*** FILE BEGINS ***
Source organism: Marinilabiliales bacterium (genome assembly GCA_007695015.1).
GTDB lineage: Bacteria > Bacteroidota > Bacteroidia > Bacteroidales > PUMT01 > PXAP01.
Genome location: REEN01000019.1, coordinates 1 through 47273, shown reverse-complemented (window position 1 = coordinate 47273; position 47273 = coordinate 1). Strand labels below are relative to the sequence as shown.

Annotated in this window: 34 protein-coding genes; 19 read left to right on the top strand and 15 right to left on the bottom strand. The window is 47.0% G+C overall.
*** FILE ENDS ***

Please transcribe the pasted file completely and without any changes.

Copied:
Source organism: Marinilabiliales bacterium (genome assembly GCA_007695015.1).
GTDB lineage: Bacteria > Bacteroidota > Bacteroidia > Bacteroidales > PUMT01 > PXAP01.
Genome location: REEN01000019.1, coordinates 1 through 47273, shown reverse-complemented (window position 1 = coordinate 47273; position 47273 = coordinate 1). Strand labels below are relative to the sequence as shown.

Annotated in this window: 34 protein-coding genes; 19 read left to right on the top strand and 15 right to left on the bottom strand. The window is 47.0% G+C overall.